Thursday, October 16, 2008

On Point, Off Guard

Here's one thing I don't get about last night's debate reactions: the whole "winning on points" part. This probably has to do with my complete lack of knowledge in formal debating but I find that argument kinda flimsy in a lot of ways. It's a bit of a mug's game since, to my eyes, it relies on how logical your arguments are and how coherently that logic is passed. To say someone has won a debate on points is like saying a F1 driver beat another, not because they came in first, but because the car had the fastest speed (which is also why I have problems with American muscle cars that are fantastic in a straight line but meet epic fail when trying to corner). A debate is won on more than just how logical your argument is. There's also the persuasiveness of your argument and logic, just like horsepower, alone do not make an argument persuasive.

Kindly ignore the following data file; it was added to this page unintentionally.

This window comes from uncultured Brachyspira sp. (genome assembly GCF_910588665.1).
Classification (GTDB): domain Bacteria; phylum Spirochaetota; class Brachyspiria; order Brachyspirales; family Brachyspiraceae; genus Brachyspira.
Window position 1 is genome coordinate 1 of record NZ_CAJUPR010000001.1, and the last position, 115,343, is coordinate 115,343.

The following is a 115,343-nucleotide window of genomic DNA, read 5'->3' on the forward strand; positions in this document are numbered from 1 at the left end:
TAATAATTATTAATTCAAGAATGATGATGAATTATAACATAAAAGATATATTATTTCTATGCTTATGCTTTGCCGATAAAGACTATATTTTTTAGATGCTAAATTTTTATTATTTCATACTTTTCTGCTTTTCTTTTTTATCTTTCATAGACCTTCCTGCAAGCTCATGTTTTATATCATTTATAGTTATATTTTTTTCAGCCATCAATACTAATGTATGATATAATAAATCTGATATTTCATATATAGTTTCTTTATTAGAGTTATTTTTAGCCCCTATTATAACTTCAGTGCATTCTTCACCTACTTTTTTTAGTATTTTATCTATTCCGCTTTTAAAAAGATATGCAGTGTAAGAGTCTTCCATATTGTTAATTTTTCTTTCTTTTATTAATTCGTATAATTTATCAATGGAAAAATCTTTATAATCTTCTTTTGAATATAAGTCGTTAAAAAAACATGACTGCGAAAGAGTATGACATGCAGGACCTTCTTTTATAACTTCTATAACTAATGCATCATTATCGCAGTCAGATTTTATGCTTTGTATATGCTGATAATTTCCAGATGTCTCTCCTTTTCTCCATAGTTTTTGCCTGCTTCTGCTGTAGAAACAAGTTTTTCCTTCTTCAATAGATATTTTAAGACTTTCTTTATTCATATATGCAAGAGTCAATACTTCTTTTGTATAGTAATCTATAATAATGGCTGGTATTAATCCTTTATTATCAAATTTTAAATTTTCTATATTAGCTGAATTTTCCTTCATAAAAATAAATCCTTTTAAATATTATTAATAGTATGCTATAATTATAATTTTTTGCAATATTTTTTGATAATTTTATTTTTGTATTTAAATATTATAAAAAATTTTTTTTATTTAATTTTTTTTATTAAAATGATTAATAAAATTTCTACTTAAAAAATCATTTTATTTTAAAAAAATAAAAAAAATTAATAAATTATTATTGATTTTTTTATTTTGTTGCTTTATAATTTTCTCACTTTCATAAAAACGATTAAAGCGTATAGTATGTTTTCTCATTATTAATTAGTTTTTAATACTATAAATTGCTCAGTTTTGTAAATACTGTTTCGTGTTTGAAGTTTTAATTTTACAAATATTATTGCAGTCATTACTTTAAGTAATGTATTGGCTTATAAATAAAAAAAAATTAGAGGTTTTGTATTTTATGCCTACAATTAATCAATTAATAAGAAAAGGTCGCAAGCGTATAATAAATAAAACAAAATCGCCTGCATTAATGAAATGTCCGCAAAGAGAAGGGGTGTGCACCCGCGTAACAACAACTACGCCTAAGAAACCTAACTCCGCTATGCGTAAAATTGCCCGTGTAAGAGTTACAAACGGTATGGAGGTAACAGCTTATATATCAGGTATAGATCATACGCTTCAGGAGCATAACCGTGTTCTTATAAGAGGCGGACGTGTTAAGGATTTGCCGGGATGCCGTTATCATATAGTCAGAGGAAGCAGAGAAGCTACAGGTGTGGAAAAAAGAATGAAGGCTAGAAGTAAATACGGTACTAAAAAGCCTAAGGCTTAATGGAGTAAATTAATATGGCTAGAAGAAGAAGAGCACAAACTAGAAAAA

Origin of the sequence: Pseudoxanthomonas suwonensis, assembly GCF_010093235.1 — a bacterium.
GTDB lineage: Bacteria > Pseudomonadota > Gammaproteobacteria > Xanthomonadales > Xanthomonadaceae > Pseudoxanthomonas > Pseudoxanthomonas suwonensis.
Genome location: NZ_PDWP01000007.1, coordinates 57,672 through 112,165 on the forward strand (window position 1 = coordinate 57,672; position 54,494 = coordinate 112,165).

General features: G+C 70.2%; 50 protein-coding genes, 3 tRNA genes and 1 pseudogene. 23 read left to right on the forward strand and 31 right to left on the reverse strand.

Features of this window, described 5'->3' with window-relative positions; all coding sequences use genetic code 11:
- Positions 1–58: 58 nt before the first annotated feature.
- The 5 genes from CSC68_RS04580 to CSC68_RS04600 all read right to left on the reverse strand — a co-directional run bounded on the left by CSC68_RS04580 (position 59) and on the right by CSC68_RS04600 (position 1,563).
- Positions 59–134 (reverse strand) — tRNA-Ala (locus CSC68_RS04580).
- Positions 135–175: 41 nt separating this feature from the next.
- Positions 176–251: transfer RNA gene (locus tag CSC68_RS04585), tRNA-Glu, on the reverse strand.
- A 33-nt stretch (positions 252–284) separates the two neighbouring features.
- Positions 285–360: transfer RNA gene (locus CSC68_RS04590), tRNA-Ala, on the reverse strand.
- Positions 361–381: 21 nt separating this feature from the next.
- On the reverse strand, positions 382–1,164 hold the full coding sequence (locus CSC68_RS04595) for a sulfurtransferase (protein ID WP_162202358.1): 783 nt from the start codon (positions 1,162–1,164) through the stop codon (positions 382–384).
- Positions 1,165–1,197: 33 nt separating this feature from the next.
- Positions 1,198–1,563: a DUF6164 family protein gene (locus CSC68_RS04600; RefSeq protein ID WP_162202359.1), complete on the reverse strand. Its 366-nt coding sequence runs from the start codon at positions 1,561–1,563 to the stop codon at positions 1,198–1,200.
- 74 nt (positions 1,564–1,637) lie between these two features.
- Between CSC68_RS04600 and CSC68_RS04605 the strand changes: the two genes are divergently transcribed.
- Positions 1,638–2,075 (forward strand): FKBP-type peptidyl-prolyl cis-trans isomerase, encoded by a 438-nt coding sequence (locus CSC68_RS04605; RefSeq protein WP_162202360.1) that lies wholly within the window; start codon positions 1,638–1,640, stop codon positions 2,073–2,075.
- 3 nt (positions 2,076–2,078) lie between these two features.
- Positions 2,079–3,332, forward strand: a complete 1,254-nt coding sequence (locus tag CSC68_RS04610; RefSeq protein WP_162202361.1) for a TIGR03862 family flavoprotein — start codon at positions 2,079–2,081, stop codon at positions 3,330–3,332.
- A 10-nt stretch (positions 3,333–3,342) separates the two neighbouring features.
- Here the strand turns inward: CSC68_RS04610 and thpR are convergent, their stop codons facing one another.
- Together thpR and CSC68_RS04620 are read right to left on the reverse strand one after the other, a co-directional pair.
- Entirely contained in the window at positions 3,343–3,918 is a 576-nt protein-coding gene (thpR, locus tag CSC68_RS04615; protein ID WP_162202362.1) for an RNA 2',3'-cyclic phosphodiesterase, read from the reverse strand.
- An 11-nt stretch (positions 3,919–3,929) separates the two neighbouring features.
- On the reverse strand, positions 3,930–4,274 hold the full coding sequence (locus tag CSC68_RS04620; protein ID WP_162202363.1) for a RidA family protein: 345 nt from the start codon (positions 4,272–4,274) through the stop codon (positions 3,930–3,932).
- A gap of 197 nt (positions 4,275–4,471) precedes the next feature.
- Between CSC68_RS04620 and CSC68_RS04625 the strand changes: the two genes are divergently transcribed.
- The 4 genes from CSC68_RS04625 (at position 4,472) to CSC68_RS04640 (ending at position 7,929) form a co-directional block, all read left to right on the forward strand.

To push the F1 analogy a little further, the driver who wins the last race isn't necessarily the driver who wins the championship. It's about how well a driver and car have done over the course of a number of races. It's about the long game. Winning the final debate doesn't change that unless you were just a little behind or already winning. Barring chucking it at 180mph into the wall, you'd have to have a series of amazing losses to fall behind. Once you're ahead just keeping the same pace should make taking the cup look easy. You won't have to win every race, although you will have to place well in most races. Other than that, winning on points doesn't matter if you're too far behind.